For Full-Text PDF, please login, if you are a member of IEICE,|
or go to Pay Per View on menu list, if you are a nonmember of IEICE.
Towards the Identification of Cross-Cutting Concerns: A Comprehensive Dynamic Approach Based on Execution Relations
Dongjin YU Xiang SU Yunlei MU
IEICE TRANSACTIONS on Information and Systems
Publication Date: 2014/05/01
Online ISSN: 1745-1361
Type of Manuscript: PAPER
Category: Software System
cross-cutting concerns, aspects, execution relations, execution trace, running context, fan-in,
Full Text: PDF(882.3KB)>>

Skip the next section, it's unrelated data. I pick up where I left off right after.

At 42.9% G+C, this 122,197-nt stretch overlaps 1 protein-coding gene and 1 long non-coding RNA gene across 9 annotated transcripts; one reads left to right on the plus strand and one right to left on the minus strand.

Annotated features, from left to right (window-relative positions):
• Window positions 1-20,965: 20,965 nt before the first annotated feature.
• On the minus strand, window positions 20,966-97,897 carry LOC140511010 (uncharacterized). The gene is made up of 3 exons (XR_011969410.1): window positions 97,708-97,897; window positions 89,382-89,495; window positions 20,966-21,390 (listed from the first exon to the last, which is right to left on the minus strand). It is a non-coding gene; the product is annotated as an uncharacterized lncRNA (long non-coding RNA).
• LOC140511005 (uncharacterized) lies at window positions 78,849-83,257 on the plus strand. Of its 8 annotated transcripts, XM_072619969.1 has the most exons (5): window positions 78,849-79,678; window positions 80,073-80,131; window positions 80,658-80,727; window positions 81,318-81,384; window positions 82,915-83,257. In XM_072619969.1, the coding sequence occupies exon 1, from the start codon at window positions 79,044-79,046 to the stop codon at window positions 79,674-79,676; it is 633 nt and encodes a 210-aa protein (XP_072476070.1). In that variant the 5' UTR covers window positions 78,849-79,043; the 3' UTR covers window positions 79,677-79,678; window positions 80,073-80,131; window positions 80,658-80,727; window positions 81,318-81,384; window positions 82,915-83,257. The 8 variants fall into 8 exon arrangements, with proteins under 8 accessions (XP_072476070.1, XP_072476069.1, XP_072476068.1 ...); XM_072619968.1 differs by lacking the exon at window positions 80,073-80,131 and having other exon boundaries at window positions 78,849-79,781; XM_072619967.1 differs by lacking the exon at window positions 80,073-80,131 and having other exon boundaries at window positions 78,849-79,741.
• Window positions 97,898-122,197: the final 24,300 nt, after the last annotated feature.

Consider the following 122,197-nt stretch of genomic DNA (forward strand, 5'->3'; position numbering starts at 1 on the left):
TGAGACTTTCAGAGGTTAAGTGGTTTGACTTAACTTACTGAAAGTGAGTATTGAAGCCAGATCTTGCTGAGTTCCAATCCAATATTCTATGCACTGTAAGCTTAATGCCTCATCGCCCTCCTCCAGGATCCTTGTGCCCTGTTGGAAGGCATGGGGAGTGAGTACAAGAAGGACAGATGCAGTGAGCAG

Aspect-oriented software development (AOSD) helps to solve the problem of low scalability and high maintenance costs of legacy systems caused by code scattering and tangling by extracting cross-cutting concerns and inserting them into aspects. Identifying the cross-cutting concerns of legacy systems is the key to reconstructing such systems using the approach of AOSD. However, current dynamic approaches to the identification of cross-cutting concerns simply check the methods' execution sequence, but do not consider their calling context, which may cause low precision. In this paper, we propose an improved comprehensive approach to the identification of candidate cross-cutting concerns of legacy systems based on the combination of the analysis of recurring execution relations and fan-ins. We first analyse the execution trace with a given test case and identify four types of execution relations for neighbouring methods: exit-entry, entry-exit, entry-entry and exit-exit. Afterwards, we measure the methods' left cross-cutting degrees and right cross-cutting degrees. The former ensures that the candidate recurs in a similar running context, whereas the latter indicates how many times the candidate cross-cuts different methods. The final candidates are then obtained from those high fan-in methods, which not only cross-cut others more times than a predefined threshold, but are always entered or left under the same running context. The experiment conducted on three open source systems shows that our approach improves the precision of identifying cross-cutting concerns compared with tradition ones.